ET: What were the first steps you took to get help?

Deen: I didn’t get any help. I had to do it on my own. For starters, there wasn’t any money. Secondly, agoraphobics don’t like to leave the house, so going out and getting help wasn’t attractive. It meant stepping out of my familiar zone and an agoraphobic doesn’t want to do that. I had to kind of heal myself.

ET: Where did you find guidance and inspiration during this period?

Deen: My Aunt Peggy, my mother’s sister, really filled a void with my mother being gone. She is a very strong woman and she gave me the support and encouragement that I needed while I was trying to build my business.

ET: How long was it before you felt that you were functioning more normally again?

Deen: What is normal? It’s hard to define what normal is, but it was a process. You can’t beat a fear unless you face it. In order to start healing, you’ve got to go out and hit head-on whatever it is you’re so frightened of. Your confidence builds slowly that way. Whether it’s going to the grocery store, because I’d normally have a panic attack and would have to get out…I remember going to the mall to my favorite store and I finally got to where I could go on the first level, and I would stand there and look at the escalator. Everything that I loved was on that second floor but I could not go up there. I remember the day that I did it and I didn’t die, I didn’t have a heart attack. That was a wonderful feeling. Something as simple as that—and people who’ve never suffered from this have a hard time understanding that—just overcoming something that simple is a victory.

Now I fly all over the country. I still don’t like flying. Every time I get on the plane I say a little prayer…I don’t ask God to prevent the plane from crashing, I ask God to hold us in the palm of his hand.

ET: Do you ever feel nervous about being in public places now, especially when you have those crowds of people waiting to see you?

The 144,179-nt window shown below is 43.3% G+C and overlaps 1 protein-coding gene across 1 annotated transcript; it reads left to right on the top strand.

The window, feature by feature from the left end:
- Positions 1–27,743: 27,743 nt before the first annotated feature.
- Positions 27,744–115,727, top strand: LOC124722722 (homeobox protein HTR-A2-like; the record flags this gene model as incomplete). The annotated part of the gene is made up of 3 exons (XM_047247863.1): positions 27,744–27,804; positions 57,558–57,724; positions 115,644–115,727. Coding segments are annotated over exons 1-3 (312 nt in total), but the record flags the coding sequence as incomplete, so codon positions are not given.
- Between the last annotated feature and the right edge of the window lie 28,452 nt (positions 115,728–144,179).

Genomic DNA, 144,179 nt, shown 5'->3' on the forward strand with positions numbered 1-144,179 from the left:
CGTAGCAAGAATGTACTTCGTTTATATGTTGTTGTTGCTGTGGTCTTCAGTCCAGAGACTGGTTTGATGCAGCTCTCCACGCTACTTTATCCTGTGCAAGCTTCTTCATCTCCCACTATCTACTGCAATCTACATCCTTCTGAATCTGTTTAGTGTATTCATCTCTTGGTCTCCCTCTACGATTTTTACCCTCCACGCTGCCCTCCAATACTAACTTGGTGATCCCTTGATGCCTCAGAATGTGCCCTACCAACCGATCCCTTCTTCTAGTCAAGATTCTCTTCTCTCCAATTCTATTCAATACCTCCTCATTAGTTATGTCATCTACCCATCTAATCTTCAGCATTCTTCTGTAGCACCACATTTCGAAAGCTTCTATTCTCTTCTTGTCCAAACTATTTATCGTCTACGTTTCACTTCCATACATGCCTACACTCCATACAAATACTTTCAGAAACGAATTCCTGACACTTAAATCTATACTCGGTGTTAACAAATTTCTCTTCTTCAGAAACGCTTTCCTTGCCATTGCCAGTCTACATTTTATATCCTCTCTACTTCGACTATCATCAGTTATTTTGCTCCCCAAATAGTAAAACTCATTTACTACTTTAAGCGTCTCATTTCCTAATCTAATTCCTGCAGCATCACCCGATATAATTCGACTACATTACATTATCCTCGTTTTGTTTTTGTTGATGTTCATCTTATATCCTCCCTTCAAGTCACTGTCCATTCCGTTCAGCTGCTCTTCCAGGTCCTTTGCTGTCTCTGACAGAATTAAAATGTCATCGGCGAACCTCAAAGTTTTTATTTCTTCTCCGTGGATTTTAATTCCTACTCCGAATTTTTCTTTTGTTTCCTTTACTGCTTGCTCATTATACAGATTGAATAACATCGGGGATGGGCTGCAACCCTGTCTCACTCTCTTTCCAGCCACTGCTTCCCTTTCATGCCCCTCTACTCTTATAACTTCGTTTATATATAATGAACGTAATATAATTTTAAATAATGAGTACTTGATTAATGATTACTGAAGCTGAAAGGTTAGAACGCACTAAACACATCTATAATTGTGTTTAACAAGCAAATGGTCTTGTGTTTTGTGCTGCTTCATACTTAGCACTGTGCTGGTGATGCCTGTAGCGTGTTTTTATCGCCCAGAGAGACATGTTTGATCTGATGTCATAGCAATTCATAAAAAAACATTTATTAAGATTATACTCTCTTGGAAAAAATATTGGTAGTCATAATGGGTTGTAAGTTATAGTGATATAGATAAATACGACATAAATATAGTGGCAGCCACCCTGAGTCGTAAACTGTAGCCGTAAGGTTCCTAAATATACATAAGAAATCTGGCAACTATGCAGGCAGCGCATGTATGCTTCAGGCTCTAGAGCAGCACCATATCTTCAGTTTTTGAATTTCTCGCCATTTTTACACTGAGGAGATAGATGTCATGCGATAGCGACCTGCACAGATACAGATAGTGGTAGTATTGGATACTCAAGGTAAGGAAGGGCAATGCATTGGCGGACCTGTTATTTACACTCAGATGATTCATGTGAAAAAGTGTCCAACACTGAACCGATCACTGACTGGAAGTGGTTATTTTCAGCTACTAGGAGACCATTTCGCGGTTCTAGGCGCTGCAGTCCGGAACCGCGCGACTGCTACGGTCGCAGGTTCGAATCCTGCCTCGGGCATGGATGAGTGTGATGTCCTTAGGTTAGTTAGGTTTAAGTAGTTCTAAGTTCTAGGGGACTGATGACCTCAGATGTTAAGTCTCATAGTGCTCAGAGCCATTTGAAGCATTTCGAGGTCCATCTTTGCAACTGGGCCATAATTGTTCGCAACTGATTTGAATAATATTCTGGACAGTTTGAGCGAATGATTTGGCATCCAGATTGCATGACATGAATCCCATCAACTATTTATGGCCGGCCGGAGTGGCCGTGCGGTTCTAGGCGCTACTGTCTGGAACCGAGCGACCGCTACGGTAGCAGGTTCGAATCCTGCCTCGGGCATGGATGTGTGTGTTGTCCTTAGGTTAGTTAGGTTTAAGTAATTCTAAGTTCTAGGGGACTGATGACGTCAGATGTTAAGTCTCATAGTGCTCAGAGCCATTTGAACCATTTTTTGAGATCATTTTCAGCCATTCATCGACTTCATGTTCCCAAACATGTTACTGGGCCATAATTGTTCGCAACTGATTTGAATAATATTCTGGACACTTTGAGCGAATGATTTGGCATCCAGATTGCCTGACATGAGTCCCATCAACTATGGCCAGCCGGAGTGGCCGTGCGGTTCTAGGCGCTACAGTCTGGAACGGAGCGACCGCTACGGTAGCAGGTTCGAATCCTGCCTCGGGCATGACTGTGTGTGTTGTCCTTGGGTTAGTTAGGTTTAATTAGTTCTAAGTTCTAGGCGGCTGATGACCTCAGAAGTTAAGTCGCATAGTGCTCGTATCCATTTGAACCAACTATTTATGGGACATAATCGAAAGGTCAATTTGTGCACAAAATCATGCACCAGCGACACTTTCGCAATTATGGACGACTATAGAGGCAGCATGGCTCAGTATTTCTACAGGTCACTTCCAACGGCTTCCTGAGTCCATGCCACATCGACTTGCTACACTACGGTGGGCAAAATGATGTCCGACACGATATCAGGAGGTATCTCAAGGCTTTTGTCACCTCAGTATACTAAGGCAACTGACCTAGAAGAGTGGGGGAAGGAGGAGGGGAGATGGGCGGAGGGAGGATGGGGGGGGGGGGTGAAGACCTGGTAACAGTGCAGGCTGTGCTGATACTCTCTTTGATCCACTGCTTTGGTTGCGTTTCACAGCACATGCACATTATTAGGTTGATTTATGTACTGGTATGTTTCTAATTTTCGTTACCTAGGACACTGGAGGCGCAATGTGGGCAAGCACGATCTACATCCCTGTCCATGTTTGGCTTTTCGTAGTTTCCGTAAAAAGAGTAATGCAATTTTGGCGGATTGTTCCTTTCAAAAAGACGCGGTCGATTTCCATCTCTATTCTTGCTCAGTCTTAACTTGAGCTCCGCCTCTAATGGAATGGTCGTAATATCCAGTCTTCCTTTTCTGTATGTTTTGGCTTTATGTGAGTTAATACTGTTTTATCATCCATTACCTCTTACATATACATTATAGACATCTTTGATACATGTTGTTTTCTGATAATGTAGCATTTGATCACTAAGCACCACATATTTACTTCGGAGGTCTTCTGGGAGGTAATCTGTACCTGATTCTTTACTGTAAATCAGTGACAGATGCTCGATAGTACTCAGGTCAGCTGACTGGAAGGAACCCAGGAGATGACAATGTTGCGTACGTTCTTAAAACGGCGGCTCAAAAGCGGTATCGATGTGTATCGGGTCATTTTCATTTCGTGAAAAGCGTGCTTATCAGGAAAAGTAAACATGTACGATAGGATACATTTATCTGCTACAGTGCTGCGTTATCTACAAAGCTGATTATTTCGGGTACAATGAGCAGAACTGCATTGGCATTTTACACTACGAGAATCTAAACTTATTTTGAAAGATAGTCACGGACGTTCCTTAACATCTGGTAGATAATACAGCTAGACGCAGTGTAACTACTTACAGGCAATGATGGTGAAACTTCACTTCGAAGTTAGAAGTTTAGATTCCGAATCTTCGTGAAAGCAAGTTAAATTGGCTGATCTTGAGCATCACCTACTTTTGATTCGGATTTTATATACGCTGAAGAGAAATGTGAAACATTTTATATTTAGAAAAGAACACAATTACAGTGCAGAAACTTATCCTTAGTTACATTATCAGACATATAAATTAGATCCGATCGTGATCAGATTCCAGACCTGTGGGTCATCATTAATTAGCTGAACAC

Deen: Not really.

ET: What inspired you to launch a cooking career?

Deen: When you spend a lot of time at home…I wasn’t crazy about vacuuming and cleaning, but I loved cooking. I felt like I became pretty good at it. I was uneducated, a high school graduate. My grandmother was a fabulous Southern cook. And I needed to make some changes in my life. I had been in a 27-year marriage and I wanted my freedom. I was ready to accept responsibility for myself. I had to figure out a way to tend to myself and my children. I made a commitment to take charge, take control. The only place that I felt I had to turn to was my stove because that’s what I was good at. That’s what I enjoyed, that’s what I loved doing. I think that’s important, do what you do best.

ET: How do you develop your recipes?

Deen: A lot of them are passed down from family, from friends, some of them I get in the kitchen and formulate. I get them from a few different areas.

ET: Did you ever imagine that you would become famous?

Deen: Infamous, maybe, but never famous! My goal when I started out was that if I could buy groceries on Wednesday and payday wasn’t until Friday and the check didn’t bounce—to me that was success. I envied people who could go to the grocery store no matter what day they needed it.

ET: You’ve certainly come a long way. What’s your advice for anyone who’s struggling with loss, illness or hardship?

Deen: Never, ever give up. Try not to take yourself so seriously, be able to laugh at yourself, enjoy each and every moment. Be passionate about whatever you’re trying to do. In America we want everything instantly, we want that 30-second meal from McDonald’s drive-through, we want to get rich quick, we want to win the lottery, we want everything quick. It’s made us a little lazy. I’m living proof that it’s good to do it the old-fashioned way. Roll up your sleeves and work like a dog. You’d be surprised: The harder you work, the luckier you’re going to get.

ET: What challenges lie ahead for you? Is there anything else you’d like to tackle?

Deen: I would love to be a grandmother, but my children are not cooperating with me. There are a lot of things out there. Everyday I get up and life is so exciting. How great is that? At my age, you think the most exciting thing you’re going to be doing is yelling, “Bingo!” Life doesn’t have to be boring at this age. I can’t wait to get up every day to see what’s going to happen, to see where I’m going to go, to see who’s going to have me on their show—just getting out there and being with people.

ET: What do you do to take care of your health?

Deen: Just live life and pretty much enjoy it. Your attitude has so much to do with it. My main thing is that I get the proper amount of sleep. I do a lot of things that are not necessarily good or nice to Paula, but I can function pretty well as long as I’ve gotten my sleep.